Friday, March 7, 2008

Sometimes you just have to talk to the doctor directly.

When I walked into the pharmacy on Thursday, I wasn't in the best mood. I had a crappy day on Wednesday; a transformer blew and our whole street loss power for 4 hours on Wednesday morning. By the time the power was restored, and we could get back to normal business, we were well behind. By late afternoon, we finally were just about caught up when suddenly our computers went down for an hour. It was a frustrating mess.

Therefore, it's understandable that I wasn't too thrilled to be walking into work the next day. The first thing I did was check our voice mail, which had 7 prescriptions just waiting for me. One prescription was left by a local doctor, who I'll call Dr. Smith. Dr. Smith called in Voltaren for this certain 94 year-old patient of ours. Once I heard "Voltaren" come out of his mouth, I immediately thought it was a terrible drug to prescribe to someone her age. I checked her profile and saw that she was on a bunch of heart medications as weel as Coumadin.

Voltaren (and NSAIDs in general) are terrible drugs for the elderly. It is well known that NSAIDs are affect platelet aggregation and can damage the mucosal lining of the GI tract, which in turn can cause GI ulcers. A bleeding ulcer is certainly not a good thing to have in someone taking Coumadin. In addition, NSAIDs can decrease renal function, which is already decreased in the elderly population. NSAIDs can also increase blood pressure, which isn't a great idea for someone taking a lot of cardiac medication. Finally, a little known thing about NSAIDs is that studies have shown that they actually increase the rate of falls in the elderly. The reason isn't quite clear, but there is a definite statistical link. For all these reason (especially the patient being on Coumadin), I decided to call the office to inquire about the doctor's choice of drugs in this patient.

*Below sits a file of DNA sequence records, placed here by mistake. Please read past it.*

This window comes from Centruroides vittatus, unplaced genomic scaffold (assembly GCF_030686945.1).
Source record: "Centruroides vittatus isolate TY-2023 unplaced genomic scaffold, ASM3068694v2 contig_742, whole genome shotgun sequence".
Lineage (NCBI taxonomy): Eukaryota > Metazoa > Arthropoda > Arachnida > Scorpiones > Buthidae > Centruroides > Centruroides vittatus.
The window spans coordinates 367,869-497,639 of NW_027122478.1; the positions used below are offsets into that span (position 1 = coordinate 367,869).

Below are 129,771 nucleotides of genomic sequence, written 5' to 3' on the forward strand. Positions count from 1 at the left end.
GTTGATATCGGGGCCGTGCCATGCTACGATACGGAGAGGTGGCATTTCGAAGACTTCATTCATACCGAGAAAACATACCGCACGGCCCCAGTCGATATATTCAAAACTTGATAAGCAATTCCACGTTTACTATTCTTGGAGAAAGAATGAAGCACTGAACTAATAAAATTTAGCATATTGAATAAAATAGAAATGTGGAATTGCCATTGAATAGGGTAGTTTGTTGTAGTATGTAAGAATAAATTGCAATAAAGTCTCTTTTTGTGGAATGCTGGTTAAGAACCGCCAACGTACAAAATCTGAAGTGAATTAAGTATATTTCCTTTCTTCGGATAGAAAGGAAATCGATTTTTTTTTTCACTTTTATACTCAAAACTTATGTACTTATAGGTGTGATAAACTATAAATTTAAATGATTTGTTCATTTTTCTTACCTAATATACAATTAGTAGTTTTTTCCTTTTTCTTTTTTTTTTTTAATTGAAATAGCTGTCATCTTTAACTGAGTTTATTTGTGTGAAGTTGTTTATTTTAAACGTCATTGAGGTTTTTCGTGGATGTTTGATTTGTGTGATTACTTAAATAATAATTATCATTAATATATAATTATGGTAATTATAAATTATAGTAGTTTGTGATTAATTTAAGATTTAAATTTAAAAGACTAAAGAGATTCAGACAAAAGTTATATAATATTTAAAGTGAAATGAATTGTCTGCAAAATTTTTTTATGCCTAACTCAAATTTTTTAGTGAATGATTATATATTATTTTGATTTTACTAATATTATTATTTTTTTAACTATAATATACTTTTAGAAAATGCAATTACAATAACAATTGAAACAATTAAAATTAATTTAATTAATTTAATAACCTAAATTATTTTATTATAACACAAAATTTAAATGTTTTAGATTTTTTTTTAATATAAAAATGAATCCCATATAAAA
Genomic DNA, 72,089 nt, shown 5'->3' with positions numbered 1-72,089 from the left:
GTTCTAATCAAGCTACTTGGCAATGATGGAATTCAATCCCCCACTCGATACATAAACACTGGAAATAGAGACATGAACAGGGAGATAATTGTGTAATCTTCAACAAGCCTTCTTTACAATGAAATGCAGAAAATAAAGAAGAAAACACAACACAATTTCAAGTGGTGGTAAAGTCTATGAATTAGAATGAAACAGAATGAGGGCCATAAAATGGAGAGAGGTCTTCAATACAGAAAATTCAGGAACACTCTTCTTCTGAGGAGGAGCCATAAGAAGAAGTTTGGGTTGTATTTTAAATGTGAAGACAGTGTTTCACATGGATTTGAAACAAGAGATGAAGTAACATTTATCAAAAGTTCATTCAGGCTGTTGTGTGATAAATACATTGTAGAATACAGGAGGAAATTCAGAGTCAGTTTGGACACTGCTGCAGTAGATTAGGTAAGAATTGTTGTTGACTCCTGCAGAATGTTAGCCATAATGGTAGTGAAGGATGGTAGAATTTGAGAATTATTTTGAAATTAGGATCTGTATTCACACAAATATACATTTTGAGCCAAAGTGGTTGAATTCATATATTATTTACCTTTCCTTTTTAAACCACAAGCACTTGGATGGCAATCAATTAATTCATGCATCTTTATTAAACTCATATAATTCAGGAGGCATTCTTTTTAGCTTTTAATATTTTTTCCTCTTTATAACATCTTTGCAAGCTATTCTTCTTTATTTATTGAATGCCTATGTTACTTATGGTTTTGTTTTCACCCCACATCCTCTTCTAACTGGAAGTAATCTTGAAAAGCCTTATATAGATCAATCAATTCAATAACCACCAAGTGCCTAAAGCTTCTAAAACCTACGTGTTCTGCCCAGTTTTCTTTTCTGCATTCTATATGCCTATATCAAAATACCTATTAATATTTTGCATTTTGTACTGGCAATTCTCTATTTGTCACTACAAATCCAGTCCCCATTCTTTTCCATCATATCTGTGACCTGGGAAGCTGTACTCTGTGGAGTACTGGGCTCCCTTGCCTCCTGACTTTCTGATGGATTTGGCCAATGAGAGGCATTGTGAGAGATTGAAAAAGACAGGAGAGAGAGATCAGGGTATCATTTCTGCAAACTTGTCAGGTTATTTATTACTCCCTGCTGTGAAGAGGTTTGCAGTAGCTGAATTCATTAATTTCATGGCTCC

I figured Dr. Smith simply wasn't aware she was on Coumadin when he prescribed Voltaren. Granted, it still wouldn't be a great choice of drugs for her, but without the Coumadin, he could make some kind of risk vs. benefit case about why he prescribed Voltaren. I spoke to a nurse at the office and told her I was questioning Dr. Smith's choice of drugs in this elderly Coumadin patient. The nurse put me on hold to ask the doctor about it. When she came back, she told me that Dr. Smith didn't want to change the drug because "she wouldn't be taking it that often anyway."

I wasn't satisfied by this answer, so I requested to speak to the doctor himself. Begrudgingly, she got the doctor for me.

(As a side note- Why is everyone at these offices so damn afraid to ask the doctor about stuff? Are doctors really so mean and unapproachable that no one dare question their decisions? Every time I ask to speak to the doctor directly, I get someone telling me, "He's going to be mad." I think it's pretty ridiculous. When a customer calls to speak to a pharmacist, I'm expected to personally answer that phone call regardless of whether the situation actually warrants a pharmacist.)

Anyway... The doctor got on the phone, and I explained to him my concerns. He told me that he wasn't the least bit concerned about her being 94 years old. He then asked me what I was worried about with the Coumadin. I was kind of dumbfounded by the question. Was he really asking me why NSAIDs and Coumadin are a poor mix? "Well, my concern is that she can develop a GI bleed that won't stop bleeding, and she can die," were my exact words to him. I guess the possibility of death got to him, and he changed the prescription to Ultracet (the patient had some kind of back pain), which while not being great, is a considerably better choice than Voltaren.